These analyses suggest that "perhaps the more depressed you are, the greater your risk" of developing lupus, Roberts said.

Strongest Factors

The investigators found that the strongest association with SLE was for antidepressant use (HR for age and race, 2.80; P < .001) — possibly because these drugs are prescribed for anxiety and chronic pain, which are often associated with SLE. This was followed by physician diagnosis of depression (HR for age and race, 2.19; P < .01) and symptoms of depression, as shown by an MHI-5 score less than 60 (HR for age and race, 1.70; P < .01).

The researchers also assessed use of selective serotonin reuptake inhibitors, tricyclics, and other antidepressants. They found that associations between antidepressant use and SLE were not specific to drug class.

This suggests that it was not the drugs but depression itself that is linked to lupus, said Roberts.

The association between depression and lupus may be driven by an altered immune function. Past research has linked depression with increased concentrations of interleukin-6 and C-reactive protein, which are biomarkers of systemic inflammation.

"Your brain plays a big role in activating your immune system, so the idea that a mood disorder would have an effect on the immune system is not surprising," said Roberts. She noted that a number of studies have shown such a relationship.

Because many diseases, including heart disease, are related to inflammatory processes, physicians might want to look more closely into whether a patient has inflammation and "do something to prevent negative health effects" if inflammation is uncovered, Roberts said.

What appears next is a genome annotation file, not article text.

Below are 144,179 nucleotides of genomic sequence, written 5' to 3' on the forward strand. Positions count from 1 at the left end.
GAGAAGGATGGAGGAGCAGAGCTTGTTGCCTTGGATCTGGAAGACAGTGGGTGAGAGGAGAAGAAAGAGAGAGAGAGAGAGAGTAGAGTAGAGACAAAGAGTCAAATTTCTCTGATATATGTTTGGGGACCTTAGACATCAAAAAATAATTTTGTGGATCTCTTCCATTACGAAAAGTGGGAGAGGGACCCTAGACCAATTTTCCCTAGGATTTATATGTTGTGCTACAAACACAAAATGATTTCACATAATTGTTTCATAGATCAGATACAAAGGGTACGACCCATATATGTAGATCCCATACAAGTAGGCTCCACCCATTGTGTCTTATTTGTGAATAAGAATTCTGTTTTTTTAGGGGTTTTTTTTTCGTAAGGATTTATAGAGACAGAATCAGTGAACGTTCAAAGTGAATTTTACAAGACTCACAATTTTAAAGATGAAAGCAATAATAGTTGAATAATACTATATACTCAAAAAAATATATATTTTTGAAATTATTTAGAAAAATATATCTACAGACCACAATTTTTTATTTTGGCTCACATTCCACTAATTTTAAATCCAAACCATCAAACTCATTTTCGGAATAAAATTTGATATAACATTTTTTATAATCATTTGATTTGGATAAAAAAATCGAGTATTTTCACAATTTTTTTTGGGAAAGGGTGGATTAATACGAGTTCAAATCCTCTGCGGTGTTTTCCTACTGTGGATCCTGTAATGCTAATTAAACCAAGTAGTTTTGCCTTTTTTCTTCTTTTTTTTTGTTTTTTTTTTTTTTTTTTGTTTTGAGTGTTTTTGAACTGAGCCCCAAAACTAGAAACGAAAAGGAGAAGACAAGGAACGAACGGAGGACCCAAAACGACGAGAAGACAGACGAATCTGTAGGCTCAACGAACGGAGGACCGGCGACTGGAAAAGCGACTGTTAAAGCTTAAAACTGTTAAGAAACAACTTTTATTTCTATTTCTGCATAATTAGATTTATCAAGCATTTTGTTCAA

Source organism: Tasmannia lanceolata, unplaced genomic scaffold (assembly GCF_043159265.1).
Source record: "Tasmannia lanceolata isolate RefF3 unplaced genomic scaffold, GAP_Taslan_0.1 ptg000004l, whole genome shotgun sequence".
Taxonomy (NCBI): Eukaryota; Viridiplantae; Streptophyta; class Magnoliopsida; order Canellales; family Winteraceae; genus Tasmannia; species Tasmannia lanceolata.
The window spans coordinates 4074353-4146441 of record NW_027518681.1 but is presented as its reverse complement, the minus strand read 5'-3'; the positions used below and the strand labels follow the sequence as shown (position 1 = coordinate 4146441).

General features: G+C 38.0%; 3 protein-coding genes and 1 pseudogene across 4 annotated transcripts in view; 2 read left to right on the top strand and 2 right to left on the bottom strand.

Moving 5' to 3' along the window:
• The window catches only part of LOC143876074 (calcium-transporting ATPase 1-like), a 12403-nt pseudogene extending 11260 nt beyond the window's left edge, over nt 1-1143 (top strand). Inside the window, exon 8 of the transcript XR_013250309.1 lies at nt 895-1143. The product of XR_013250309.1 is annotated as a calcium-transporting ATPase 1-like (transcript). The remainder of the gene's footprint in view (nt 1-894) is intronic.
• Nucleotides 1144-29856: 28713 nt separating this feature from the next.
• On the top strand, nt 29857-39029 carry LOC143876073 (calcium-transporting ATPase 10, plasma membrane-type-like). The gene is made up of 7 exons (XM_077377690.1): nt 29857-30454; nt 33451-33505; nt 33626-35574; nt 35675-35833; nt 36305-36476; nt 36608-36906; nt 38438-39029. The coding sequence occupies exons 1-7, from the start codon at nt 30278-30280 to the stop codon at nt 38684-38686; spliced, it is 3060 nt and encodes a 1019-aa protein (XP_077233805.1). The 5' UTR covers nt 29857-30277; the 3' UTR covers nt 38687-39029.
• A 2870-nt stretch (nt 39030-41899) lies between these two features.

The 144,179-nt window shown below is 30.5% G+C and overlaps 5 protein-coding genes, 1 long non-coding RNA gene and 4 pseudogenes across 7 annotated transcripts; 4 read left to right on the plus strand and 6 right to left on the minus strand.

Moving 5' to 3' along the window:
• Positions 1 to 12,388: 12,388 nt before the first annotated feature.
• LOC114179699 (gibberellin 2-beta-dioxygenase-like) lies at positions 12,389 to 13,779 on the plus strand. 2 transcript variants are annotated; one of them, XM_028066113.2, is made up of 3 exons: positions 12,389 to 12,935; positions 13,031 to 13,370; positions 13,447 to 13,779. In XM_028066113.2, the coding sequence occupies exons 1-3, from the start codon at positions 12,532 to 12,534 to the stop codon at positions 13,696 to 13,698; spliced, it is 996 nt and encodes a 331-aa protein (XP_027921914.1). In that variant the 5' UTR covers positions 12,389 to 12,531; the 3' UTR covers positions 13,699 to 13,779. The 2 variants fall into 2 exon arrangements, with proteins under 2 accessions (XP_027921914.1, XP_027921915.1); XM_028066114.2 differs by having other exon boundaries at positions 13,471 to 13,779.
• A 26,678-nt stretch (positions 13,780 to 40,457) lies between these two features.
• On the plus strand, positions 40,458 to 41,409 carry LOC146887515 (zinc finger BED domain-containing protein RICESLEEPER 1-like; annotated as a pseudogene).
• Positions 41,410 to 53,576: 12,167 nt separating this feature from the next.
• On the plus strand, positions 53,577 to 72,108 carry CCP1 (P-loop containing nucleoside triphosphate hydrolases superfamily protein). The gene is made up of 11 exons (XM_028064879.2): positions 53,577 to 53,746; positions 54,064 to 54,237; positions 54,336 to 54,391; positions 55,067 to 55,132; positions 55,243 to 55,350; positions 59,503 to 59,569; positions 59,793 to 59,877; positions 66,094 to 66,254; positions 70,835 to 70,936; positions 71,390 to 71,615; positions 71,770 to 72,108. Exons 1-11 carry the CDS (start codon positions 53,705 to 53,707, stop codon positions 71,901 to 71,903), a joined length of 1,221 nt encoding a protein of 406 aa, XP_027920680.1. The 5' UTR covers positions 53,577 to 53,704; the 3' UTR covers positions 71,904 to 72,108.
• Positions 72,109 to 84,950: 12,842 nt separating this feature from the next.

"Attractive Hypothesis"

For comment, Medscape Medical News reached out to John G. Hanly, MD, professor in the Division of Rheumatology, Dalhousie University, Halifax, Nova Scotia, Canada. Hanly was the lead author of a 2015 study published in Arthritis and Rheumatology that examined the frequency and characteristics of mood disorders in patients with SLE, as well as use of antidepressants and clinical outcomes.

Hanly said that the new study is valuable because it includes a large number of patients and offers "an attractive hypothesis" and that its findings are "certainly of interest."

However, he said he remains skeptical about the results and would have liked the study to have included a control group of patients with a nonautoimmune rheumatic disease, such as osteoarthritis, which has "a totally different mechanism" than lupus but some of the same symptoms, such as joint pain.

Hanly also criticized the use of questionnaires to identify mood disorders.

"Even though there was a certain amount of chart review and confirmation of certain things, there wasn't a physician-patient interaction," which is what experts in mood disorders recommend over questionnaires, he said.

And although the study authors found a relationship between depression and SLE at the time of the first symptom of the autoimmune disease, it is not clear when lupus began, said Hanly.

"Once the diagnosis is made, it has likely been going on for quite some time. We know that the autoantibodies can be there for at least 7 years before the disease develops," he said.

Dr Roberts and Dr Hanly have disclosed no relevant financial relationships. Some of the study authors reported having received awards or grants from the National Institute of Arthritis and Musculoskeletal and Skin Diseases.

JAMA Psychiatry. Published online September 12, 2018. Abstract